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37 Things You Should Know Before Moving to Seattle

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Considering moving to Seattle? If so, you’re not alone. The city famed for rain and coffee was recently voted the Most Popular City in America, but is it really right for you? Here are 37 things you should know before you make Seattle your new home.

Geoduck Hunting

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You’re not a real local until you’ve successfully hunted the ocean’s largest clam with your bare hands. Sorry, but rules are rules.

It Rains All The Time

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Annual precipitation is actually less than in New York or Boston, but the rain seemingly falls in a constant, steady drizzle that can feel like Chinese water torture. But don’t worry, that only lasts for 9 months! The real hard part is it’s often dreary and gray. Seattle sees an average of 220 overcast days per year, the most of any major American city. Small children go without seeing the sun for so long that some have been known to ask “What’s the bright thing in the sky?” This is not a joke. This is real.

Beyond Grunge

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Locals are proud of Seattle’s diverse music scene and rich history so don’t dwell on just the grunge years dominated by Pearl Jam, Soundgarden, and Nirvana. Seattle is also the hometown of Jimi Hendrix and Quincy Jones, SubPop records and the radio station KEXP, as well as Heart, Sir Mix-A-Lot, Macklemore, Modest Mouse, Band of Horses, and plenty more.

Sleepless in Seattle

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If you make repeated references to the Meg Ryan/Tom Hanks film, or wear clothing with the film’s title on it, you will immediately be kicked out of the city. Is that clear?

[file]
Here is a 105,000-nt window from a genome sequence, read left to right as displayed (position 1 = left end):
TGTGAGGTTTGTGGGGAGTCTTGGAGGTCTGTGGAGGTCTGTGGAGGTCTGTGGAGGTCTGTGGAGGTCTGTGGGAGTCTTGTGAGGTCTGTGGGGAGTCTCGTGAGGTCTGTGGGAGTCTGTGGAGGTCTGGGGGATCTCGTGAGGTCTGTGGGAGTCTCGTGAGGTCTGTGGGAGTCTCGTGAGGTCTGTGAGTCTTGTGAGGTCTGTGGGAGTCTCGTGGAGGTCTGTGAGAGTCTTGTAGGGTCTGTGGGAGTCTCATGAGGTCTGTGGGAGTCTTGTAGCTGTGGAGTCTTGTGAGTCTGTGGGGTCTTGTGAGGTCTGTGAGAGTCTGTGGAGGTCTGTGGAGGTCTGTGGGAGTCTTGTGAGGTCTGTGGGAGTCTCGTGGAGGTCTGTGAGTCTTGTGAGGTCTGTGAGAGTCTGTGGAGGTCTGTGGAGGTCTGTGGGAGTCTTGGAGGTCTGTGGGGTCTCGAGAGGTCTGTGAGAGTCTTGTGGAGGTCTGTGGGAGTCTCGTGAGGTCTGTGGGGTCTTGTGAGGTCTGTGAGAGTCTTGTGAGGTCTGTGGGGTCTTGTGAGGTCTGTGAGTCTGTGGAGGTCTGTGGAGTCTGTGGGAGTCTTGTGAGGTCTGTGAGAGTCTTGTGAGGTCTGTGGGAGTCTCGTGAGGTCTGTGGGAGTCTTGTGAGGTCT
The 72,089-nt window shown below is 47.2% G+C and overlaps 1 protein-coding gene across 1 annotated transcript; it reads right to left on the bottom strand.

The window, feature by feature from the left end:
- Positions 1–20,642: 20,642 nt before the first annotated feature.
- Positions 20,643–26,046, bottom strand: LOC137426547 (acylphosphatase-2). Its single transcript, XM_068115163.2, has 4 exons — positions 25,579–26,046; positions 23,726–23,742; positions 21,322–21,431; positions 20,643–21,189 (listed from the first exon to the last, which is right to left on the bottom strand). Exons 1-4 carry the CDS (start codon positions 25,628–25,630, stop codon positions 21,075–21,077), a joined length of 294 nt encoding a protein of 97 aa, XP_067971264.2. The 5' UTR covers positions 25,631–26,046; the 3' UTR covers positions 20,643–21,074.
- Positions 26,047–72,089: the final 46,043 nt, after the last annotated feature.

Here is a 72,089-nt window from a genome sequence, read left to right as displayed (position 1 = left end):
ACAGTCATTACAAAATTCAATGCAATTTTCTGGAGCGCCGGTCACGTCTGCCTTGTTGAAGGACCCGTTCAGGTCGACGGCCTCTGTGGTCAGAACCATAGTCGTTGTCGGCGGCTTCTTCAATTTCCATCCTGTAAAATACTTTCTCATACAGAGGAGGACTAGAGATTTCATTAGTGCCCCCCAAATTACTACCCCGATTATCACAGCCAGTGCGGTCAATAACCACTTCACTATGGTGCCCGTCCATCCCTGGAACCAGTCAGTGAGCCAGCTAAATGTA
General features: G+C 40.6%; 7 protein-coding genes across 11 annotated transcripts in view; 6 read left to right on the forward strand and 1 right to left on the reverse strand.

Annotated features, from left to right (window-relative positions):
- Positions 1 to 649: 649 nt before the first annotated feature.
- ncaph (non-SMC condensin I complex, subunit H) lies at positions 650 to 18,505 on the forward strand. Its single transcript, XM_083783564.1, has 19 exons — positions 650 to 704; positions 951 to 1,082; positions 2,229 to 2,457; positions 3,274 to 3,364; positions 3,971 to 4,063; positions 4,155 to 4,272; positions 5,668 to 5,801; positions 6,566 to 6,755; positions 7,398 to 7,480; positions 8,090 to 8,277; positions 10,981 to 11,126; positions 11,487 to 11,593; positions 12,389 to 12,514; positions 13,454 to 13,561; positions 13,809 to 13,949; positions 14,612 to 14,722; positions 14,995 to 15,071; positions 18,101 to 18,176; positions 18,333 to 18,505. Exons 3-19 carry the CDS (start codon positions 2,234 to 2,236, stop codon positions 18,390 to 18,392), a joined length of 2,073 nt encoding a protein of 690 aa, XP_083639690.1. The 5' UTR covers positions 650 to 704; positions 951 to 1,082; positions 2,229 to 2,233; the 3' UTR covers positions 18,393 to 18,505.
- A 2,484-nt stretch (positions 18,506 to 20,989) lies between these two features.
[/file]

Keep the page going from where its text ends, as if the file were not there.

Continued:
The Seattle Freeze

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Many newcomers say the city offers an icy welcome that’s come to be called “The Seattle Freeze.” The freeze is real and could be caused by the “Scandinavian factor.” You see, once upon a time Seattle was a heavily Scandinavian town and those Swedish and Norwegian loggers and fisherman were a polite, but guarded people. Eventually, that personality was adopted by the city as a whole. Fear not though, this Nordic reservedness is easily thawed by plying locals with free alcohol.

Killer Whales

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In San Diego, trained killer wales do tricks for sardines in a large pool while people cheer. In Seattle, wild orcas are frequently spotted as they roam Puget Sound in search of sea lions to nosh on. While the waters are filled with some of nature’s most feared killers, there are no poisonous snakes on dry land, so that’s pretty awesome.

Portland Is More Hip Than Seattle

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Portland is like Seattle’s hipper sibling, the cool one in a band that rarely works and and borrows money from mom for more tattoos. Seattle is a little jealous of its edgier neighbor to the south, but Seattle wouldn’t trade its strong economy for the additional food carts, strip clubs, and tattoo parlors. If you really want to stoke Seattle’s insecurities just compare it to San Francisco or Vancouver.

Buying a House in Seattle

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You can go urban and buy a modern condo Downtown or in Belltown, or you can buy a little house in one of Seattle’s unique neighborhoods. You could even live on a houseboat. The median home price is $310,300, but you’ll pay more than that if you want a view of the mountains or water. With few homes on the market, there’s a lot of competition among buyers so prepare for bidding war.

You can search for your dream home at the Seattle-based real estate search site Estately. There’s even this list of upcoming open houses in Seattle.